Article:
Devil’s Club

Latin:  Oplopanax horridus

Family:  Araliaceae

Parts Used:  Inner root and rhizome bark, at times whole stem

Taste/Energetics:  Bitter, spicy, sweet, warming

Properties:  Tonic, adaptogenic, expectorant, analgesic, alterative, hypoglycemic, purgative (in large doses), antimicrobial, vulnerary, anti-inflammatory

Actions:  Native to the coastal region of the West coast from Northern California to Alaska, Devil’s club has long been considered a sacred and powerful herb to most all of the indigenous nations living there.  For magical purposes it has been used for supernatural protection, for spiritual healing, for ceremony and dancing.  It has also been seen as somewhat of a panacea.  As a member of the ginseng family (Araliaceae) it is a cousin to Ginseng and Eleutherococcus, as well as the Northwest Aralia Genus.  Though it does not have the same adaptogenic ginsenosides found in Ginseng, it has long been noted to have a tonic effect on the system and seems to strengthen and give vitality to the user with continued effect.   It has often been used to soothe bronchial complaints such as bronchitis and tuberculosis and in Chinese medicine would be seen as a “wei qi tonic”.  Wei qi refers to the protective energy that helps repel pathogenic invasions, solds, flu, etc.  The herbalist Sean Croke tells about how he was able to cure his asthma with Devil’s Club.

The inner bark of Devil’s club has a golden yellow color and is also quite helpful as an antiiflammatory for the gut, helping to soothe conditions such as IBS, chron’s disease and ulcers.    Finally it has long been used by native peoples for its good effect on diabetes, helping to control blood sugar levels.   This is an herb that grows tall up to 15 feet with massive spiky thorns throughout.  It looks tough, strong and not a plant to mess with.  In fact, there are a number of stories about people inadvertently grabbing Devil’s Club and then getting its thorns lodged in the skin until they become infected.  This would be called “joining the Club”  ha ha.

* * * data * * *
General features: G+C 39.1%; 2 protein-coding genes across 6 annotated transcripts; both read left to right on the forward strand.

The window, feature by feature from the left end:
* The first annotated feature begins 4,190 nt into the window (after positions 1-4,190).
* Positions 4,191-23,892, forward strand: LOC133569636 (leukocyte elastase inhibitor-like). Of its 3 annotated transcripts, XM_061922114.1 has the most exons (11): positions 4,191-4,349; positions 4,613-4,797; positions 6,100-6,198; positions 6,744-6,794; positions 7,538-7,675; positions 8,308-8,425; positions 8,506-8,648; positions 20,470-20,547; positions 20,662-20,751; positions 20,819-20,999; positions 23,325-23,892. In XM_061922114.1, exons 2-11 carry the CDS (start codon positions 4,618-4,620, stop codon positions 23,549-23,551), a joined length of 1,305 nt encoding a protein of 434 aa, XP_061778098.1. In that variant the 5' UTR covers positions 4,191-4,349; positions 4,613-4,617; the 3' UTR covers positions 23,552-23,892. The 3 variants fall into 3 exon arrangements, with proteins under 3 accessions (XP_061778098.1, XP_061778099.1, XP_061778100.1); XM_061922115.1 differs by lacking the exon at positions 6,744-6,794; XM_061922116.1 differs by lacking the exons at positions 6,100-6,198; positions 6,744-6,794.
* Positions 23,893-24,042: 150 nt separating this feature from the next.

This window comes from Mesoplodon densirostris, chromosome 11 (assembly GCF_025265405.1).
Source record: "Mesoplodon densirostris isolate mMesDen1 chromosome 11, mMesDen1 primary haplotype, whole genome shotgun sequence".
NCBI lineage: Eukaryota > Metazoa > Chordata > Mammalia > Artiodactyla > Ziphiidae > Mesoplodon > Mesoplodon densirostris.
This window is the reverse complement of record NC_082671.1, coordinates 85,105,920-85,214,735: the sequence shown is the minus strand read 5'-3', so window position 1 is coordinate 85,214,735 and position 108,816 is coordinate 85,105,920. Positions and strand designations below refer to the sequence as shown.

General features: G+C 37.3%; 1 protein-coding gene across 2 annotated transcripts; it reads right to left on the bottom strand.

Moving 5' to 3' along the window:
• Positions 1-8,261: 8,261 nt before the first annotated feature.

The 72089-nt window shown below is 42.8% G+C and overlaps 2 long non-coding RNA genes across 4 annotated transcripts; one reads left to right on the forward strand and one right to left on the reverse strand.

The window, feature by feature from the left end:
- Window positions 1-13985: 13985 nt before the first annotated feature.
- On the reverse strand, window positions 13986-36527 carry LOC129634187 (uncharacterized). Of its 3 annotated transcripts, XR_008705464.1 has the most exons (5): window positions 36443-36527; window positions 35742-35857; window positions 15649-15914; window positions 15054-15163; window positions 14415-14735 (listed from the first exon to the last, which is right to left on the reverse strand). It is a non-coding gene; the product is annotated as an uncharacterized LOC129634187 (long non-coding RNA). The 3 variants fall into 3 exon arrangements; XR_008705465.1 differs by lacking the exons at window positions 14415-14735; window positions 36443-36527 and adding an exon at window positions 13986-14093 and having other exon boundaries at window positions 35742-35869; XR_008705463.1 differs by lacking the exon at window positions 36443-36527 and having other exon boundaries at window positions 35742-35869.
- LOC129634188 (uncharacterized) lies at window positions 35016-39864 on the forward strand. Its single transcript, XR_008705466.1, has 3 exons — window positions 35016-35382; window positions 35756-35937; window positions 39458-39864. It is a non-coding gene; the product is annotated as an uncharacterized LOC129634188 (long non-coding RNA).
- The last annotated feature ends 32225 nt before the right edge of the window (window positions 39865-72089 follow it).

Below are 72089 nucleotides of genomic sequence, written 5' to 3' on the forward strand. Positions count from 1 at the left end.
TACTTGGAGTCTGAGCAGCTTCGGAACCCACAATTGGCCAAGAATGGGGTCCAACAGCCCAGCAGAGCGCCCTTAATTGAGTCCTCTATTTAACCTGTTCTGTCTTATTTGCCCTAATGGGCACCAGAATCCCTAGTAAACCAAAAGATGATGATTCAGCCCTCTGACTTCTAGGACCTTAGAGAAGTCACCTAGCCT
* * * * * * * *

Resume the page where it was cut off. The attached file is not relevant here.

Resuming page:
On a deeper level, this is an herb that should be treated with quite a bit of respect.  This is not an herb we should easily commodify and buy and sell on a large level due to it being somewhat uncommon in the lower 48 and because it has been treated as sacred by indigenous peoples.

I find that I mainly work with this plant at an energetic level.  That often means just taking a few drops of the tincture to get in touch with the plant.  Devils’ Club often works at the level of helping us work through our deepest wounds and fears to help us find our true authentic self and nature, to become strong and clear in who we are and to stand tall in that confidence.  Sometimes that means that Devil’s Club pushes us to overcomes some poor habits, some ways in which we hide.

Dosage:  This is an herb that usually comes in strips so its hard to measure my teaspoons but in general I would suggest 1-2 tbsp (4-8 grams) of herb decocted in a pint of hot water for 30 mins.  Tincture is often the best choice as there is not enough of the herb to be used regularly for teas-  1-2 ml to 3 x/day

Contraindications:   None.

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Devil’s Club:  An Ethnobotanical Review    by Lantz, Swerhun, Turner

Devil’s Club’s Adaptogenic Effects for Trauma  by Scott Kloos

Devil’s Club, Oregon Grape, Chaparral:  Three Traditional Western Herbs in Contemporary Herbal Practice   by Ryan Drum

Traditional Use of Devil’s Club by Native Peoples in Western North America  by Nancy Turner

Devil’s Club: Sacred Plant of the Northwest  by Jon Keyes

Devil’s Club Monograph   by Mel Kasting (Herb Rally)